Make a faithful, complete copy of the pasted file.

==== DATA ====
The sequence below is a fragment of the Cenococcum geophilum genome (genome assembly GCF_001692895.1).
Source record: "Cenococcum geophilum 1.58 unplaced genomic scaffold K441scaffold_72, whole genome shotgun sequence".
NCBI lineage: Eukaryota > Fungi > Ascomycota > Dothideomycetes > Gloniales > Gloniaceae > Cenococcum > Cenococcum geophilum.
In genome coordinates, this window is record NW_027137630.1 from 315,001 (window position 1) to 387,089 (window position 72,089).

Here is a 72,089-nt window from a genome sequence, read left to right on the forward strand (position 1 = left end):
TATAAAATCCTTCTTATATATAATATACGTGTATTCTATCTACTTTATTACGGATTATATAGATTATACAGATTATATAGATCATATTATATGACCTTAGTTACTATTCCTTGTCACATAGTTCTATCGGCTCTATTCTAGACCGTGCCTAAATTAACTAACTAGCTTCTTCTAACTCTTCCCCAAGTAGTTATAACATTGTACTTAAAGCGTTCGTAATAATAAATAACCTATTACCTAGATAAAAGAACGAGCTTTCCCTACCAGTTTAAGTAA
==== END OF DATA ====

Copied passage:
The sequence below is a fragment of the Cenococcum geophilum genome (genome assembly GCF_001692895.1).
Source record: "Cenococcum geophilum 1.58 unplaced genomic scaffold K441scaffold_72, whole genome shotgun sequence".
NCBI lineage: Eukaryota > Fungi > Ascomycota > Dothideomycetes > Gloniales > Gloniaceae > Cenococcum > Cenococcum geophilum.
In genome coordinates, this window is record NW_027137630.1 from 315,001 (window position 1) to 387,089 (window position 72,089).

Here is a 72,089-nt window from a genome sequence, read left to right on the forward strand (position 1 = left end):
TATAAAATCCTTCTTATATATAATATACGTGTATTCTATCTACTTTATTACGGATTATATAGATTATACAGATTATATAGATCATATTATATGACCTTAGTTACTATTCCTTGTCACATAGTTCTATCGGCTCTATTCTAGACCGTGCCTAAATTAACTAACTAGCTTCTTCTAACTCTTCCCCAAGTAGTTATAACATTGTACTTAAAGCGTTCGTAATAATAAATAACCTATTACCTAGATAAAAGAACGAGCTTTCCCTACCAGTTTAAGTAA